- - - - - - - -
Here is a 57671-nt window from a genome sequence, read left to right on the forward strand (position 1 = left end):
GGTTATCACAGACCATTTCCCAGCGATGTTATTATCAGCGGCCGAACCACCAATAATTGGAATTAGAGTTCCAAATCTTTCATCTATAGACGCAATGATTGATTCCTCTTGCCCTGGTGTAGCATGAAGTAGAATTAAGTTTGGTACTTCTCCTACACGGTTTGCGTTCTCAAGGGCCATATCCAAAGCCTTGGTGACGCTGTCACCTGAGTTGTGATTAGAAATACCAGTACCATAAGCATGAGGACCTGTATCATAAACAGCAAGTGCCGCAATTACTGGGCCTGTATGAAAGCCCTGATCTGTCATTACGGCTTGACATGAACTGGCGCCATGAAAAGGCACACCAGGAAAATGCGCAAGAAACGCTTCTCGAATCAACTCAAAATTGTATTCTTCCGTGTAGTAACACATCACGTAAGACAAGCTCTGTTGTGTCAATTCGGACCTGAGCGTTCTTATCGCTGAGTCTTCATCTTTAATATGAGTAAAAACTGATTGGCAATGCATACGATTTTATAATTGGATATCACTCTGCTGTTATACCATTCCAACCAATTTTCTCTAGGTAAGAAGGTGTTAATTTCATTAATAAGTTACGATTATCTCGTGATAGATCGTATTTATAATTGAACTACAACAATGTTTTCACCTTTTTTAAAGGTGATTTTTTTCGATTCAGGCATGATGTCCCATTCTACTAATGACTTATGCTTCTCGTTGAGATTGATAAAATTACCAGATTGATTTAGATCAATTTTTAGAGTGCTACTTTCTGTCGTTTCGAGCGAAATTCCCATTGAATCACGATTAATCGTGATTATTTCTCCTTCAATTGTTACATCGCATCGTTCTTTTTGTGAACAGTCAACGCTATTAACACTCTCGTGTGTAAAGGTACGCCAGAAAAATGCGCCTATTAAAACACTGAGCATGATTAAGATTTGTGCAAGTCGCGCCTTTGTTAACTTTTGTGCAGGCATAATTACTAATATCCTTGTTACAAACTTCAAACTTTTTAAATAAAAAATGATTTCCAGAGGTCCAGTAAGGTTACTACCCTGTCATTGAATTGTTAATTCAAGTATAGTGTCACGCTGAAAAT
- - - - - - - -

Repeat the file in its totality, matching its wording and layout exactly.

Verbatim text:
Here is a 57671-nt window from a genome sequence, read left to right on the forward strand (position 1 = left end):
GGTTATCACAGACCATTTCCCAGCGATGTTATTATCAGCGGCCGAACCACCAATAATTGGAATTAGAGTTCCAAATCTTTCATCTATAGACGCAATGATTGATTCCTCTTGCCCTGGTGTAGCATGAAGTAGAATTAAGTTTGGTACTTCTCCTACACGGTTTGCGTTCTCAAGGGCCATATCCAAAGCCTTGGTGACGCTGTCACCTGAGTTGTGATTAGAAATACCAGTACCATAAGCATGAGGACCTGTATCATAAACAGCAAGTGCCGCAATTACTGGGCCTGTATGAAAGCCCTGATCTGTCATTACGGCTTGACATGAACTGGCGCCATGAAAAGGCACACCAGGAAAATGCGCAAGAAACGCTTCTCGAATCAACTCAAAATTGTATTCTTCCGTGTAGTAACACATCACGTAAGACAAGCTCTGTTGTGTCAATTCGGACCTGAGCGTTCTTATCGCTGAGTCTTCATCTTTAATATGAGTAAAAACTGATTGGCAATGCATACGATTTTATAATTGGATATCACTCTGCTGTTATACCATTCCAACCAATTTTCTCTAGGTAAGAAGGTGTTAATTTCATTAATAAGTTACGATTATCTCGTGATAGATCGTATTTATAATTGAACTACAACAATGTTTTCACCTTTTTTAAAGGTGATTTTTTTCGATTCAGGCATGATGTCCCATTCTACTAATGACTTATGCTTCTCGTTGAGATTGATAAAATTACCAGATTGATTTAGATCAATTTTTAGAGTGCTACTTTCTGTCGTTTCGAGCGAAATTCCCATTGAATCACGATTAATCGTGATTATTTCTCCTTCAATTGTTACATCGCATCGTTCTTTTTGTGAACAGTCAACGCTATTAACACTCTCGTGTGTAAAGGTACGCCAGAAAAATGCGCCTATTAAAACACTGAGCATGATTAAGATTTGTGCAAGTCGCGCCTTTGTTAACTTTTGTGCAGGCATAATTACTAATATCCTTGTTACAAACTTCAAACTTTTTAAATAAAAAATGATTTCCAGAGGTCCAGTAAGGTTACTACCCTGTCATTGAATTGTTAATTCAAGTATAGTGTCACGCTGAAAAT